A custodial parent is the parent with whom a child primarily lives. A non-custodial parent is the parent who does not have primary custody of the child.
The custodial parent typically has the right to claim the child as a dependent on their tax return, and as such may be eligible for certain tax benefits such as the child tax credit and the dependency exemption. The non-custodial parent may be required to provide financial support for the child, but they do not typically have the right to claim the child as a dependent on their taxes. However, a non-custodial parent can claim the child as a dependent if the custodial parent signs a form 8332 or similar statement release their claim to the dependent.
It’s also worth noting that the non-custodial parent may be required to make child support payments to the custodial parent, and these payments are generally not tax-deductible for the non-custodial parent. On the other hand, child support payments are not considered income for the custodial parent, so they are not taxed.
Another thing to consider is the Head of Household filing status, which can provide some tax benefits for the custodial parent if they meet certain criteria such as paying for more than half of the household expenses and having a dependent living with them for more than half the year.
It is possible to file as a Head of Household (HoH) even if you do not have a dependent claimed on your tax return. Eligibility for HoH status is determined by your custody agreement and the requirements that you maintain the household in which the child lives, are unmarried or separated from your spouse for over six months, have your own home that is the main residence of the dependent, support more than half of the household, and are a U.S. citizen or resident alien. Additionally, you may qualify for other tax credits such as Child and Dependent Care Credit, Earned Income Credit, and others. The noncustodial parent may claim the child as a dependent if the custodial parent releases the claim and may also claim the child tax credit if eligible.
The Earned Income Credit, Child and Dependent Care Credit, and Head of Household filing status can only be claimed by the custodial parent, who the child lived with for more than half the year. However, a non-custodial parent can claim the child as a dependent if the custodial parent has signed a Form 8332 or a similar statement. If the non-custodial parent is able to claim the child as a dependent, they will also be eligible for the dependent exemption and Child Tax Credit.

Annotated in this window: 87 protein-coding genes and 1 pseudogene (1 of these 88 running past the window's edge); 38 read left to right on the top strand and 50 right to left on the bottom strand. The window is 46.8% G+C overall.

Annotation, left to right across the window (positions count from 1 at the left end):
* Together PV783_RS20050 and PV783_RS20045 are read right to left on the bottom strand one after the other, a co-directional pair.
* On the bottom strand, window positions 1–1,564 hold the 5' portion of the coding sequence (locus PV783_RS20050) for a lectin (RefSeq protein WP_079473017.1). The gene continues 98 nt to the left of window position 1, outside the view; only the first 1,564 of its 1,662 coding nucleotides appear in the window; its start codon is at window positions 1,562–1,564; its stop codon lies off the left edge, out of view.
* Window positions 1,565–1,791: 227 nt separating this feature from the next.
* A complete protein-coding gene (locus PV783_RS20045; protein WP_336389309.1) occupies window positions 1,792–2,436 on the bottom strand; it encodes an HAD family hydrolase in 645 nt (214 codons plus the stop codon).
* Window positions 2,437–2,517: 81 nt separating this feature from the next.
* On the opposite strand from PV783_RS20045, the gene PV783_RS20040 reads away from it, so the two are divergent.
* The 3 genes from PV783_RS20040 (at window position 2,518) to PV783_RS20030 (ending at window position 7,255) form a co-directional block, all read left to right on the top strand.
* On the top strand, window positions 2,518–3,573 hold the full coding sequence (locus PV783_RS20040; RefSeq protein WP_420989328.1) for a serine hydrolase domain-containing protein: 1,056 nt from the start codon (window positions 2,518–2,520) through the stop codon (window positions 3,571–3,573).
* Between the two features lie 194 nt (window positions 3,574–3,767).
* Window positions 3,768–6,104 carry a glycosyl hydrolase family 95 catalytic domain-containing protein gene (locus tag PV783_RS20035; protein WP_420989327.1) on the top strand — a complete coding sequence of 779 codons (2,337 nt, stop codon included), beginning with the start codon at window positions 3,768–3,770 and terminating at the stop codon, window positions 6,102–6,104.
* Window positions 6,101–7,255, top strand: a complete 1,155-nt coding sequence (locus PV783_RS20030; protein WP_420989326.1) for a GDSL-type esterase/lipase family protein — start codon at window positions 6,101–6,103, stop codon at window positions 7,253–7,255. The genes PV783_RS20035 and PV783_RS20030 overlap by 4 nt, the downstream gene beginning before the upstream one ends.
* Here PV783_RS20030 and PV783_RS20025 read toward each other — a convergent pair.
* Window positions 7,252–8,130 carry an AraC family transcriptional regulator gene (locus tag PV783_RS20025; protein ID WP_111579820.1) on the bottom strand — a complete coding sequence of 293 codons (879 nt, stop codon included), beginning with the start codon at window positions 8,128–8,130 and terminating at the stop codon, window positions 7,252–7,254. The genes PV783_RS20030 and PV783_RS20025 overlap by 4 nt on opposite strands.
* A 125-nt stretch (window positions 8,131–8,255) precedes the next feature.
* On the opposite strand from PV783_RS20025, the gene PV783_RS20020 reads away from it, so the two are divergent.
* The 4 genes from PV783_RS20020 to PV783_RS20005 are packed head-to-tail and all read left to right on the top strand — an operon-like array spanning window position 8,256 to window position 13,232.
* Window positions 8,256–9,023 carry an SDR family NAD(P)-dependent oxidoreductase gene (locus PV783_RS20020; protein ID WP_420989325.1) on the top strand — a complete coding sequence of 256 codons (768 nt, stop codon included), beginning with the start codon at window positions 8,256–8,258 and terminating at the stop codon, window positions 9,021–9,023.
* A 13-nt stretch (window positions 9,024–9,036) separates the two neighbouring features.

The Earned Income Tax Credit (EITC) is a federal tax credit that is designed to help low- to moderate-income taxpayers. The credit can be significant, and can result in a refund even if the taxpayer has no tax liability.
The EITC is based on a person’s earned income and the number of qualifying children they have. In general, the more earned income and the more children a person has, the larger the credit will be. As a custodial parent, if you have qualifying children and meet the EITC income and other requirements, you can claim the credit on your tax return.
It’s worth noting that the EITC is a refundable credit, meaning that if the credit is larger than the tax liability, the taxpayer will receive the difference as a refund. This can be particularly beneficial for low-income taxpayers, and can help to offset the burden of child-related expenses.
The Child Tax Credit (CTC) is a federal tax credit that is available to taxpayers who have dependent children under the age of 17. The credit is worth up to $2,000 per qualifying child, and up to $1,500 of it can be refundable.
To be eligible for the CTC, a child must meet certain criteria, such as being a U.S. citizen, living with you for more than half the year, and being claimed as a dependent on your tax return. The credit starts to phase out at higher income levels.
As a custodial parent, you are typically the one who claims the child as a dependent on your tax return and thus eligible to claim the CTC, but the non-custodial parent can also claim the credit if the custodial parent signs a form 8332 or similar statement release their claim to the dependent.
There is another tax benefit called the Child and Dependent Care Credit which can be claimed by the custodial parent for expenses incurred for the care of the child while the parent is working or looking for work.